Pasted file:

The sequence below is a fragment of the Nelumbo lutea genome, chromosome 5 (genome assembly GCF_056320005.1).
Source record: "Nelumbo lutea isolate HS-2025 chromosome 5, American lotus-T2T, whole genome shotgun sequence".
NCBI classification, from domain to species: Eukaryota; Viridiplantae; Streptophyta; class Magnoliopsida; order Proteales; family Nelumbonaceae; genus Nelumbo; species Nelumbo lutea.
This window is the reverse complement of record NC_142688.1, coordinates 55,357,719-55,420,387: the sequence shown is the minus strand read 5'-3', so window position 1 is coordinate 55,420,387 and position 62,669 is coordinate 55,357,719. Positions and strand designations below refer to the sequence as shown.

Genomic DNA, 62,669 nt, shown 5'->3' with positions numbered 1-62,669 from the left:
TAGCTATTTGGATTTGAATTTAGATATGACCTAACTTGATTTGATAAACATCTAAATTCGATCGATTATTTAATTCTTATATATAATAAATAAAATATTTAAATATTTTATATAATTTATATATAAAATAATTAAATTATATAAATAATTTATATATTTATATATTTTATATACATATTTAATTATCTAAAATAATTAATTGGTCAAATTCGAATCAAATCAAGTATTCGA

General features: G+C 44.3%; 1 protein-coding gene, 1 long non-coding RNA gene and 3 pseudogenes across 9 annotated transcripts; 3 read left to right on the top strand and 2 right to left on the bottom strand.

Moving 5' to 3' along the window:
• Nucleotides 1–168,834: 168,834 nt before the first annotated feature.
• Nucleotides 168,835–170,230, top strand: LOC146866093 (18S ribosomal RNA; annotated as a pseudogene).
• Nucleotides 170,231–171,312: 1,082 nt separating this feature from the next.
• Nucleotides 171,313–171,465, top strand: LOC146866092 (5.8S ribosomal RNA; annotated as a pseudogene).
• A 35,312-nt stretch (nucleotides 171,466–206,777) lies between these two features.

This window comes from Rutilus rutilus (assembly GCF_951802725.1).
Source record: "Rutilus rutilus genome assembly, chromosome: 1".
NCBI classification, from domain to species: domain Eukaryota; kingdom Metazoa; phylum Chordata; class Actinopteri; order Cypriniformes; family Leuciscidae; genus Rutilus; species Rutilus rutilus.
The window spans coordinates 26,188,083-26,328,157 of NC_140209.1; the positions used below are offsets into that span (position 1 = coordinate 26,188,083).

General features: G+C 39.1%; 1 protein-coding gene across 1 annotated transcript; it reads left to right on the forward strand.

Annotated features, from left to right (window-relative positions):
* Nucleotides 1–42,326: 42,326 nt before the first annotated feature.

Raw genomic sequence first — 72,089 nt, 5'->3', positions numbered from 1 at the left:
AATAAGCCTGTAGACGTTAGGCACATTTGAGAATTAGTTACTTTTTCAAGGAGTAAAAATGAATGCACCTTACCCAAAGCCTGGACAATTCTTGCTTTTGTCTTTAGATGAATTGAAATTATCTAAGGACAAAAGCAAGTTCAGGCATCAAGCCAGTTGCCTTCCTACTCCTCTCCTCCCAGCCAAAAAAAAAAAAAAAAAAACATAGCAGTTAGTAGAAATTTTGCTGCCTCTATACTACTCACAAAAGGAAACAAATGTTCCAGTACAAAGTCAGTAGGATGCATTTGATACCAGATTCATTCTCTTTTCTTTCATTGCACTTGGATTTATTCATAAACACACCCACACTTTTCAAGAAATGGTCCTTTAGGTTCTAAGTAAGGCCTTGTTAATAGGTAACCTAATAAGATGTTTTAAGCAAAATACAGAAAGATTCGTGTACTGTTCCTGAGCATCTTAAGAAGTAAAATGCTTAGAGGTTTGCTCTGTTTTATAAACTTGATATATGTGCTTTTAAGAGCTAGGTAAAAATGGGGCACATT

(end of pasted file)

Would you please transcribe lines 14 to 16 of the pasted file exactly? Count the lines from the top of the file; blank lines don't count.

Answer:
This window comes from Rutilus rutilus (assembly GCF_951802725.1).
Source record: "Rutilus rutilus genome assembly, chromosome: 1".
NCBI classification, from domain to species: domain Eukaryota; kingdom Metazoa; phylum Chordata; class Actinopteri; order Cypriniformes; family Leuciscidae; genus Rutilus; species Rutilus rutilus.